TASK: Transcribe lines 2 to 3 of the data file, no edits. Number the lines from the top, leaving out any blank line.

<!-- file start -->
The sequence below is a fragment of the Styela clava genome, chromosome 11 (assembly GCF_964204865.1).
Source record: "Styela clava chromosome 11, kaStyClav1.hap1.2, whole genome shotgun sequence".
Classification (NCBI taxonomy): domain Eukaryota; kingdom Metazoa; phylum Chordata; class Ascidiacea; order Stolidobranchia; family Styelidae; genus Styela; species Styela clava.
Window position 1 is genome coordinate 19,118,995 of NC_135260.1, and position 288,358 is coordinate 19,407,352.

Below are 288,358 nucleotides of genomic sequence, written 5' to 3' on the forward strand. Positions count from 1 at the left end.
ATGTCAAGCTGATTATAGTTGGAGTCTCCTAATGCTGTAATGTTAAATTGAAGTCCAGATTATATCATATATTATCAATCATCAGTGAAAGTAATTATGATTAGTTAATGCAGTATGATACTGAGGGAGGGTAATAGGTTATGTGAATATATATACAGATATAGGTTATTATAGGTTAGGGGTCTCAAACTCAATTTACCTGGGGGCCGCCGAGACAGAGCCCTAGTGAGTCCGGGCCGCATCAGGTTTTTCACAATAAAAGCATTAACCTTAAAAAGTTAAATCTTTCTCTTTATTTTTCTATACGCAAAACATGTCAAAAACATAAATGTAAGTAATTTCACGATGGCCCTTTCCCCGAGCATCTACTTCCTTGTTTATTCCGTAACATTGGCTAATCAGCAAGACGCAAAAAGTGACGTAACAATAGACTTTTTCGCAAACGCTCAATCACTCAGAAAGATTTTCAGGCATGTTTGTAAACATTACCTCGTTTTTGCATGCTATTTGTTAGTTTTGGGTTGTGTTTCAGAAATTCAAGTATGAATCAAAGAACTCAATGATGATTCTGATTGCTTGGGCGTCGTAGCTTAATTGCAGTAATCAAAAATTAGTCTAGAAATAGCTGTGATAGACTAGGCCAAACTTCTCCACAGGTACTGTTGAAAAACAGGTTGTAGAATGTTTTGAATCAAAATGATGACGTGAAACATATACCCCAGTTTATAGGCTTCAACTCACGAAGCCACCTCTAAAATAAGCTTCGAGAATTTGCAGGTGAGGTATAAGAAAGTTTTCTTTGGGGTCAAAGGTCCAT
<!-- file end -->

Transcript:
Source record: "Styela clava chromosome 11, kaStyClav1.hap1.2, whole genome shotgun sequence".
Classification (NCBI taxonomy): domain Eukaryota; kingdom Metazoa; phylum Chordata; class Ascidiacea; order Stolidobranchia; family Styelidae; genus Styela; species Styela clava.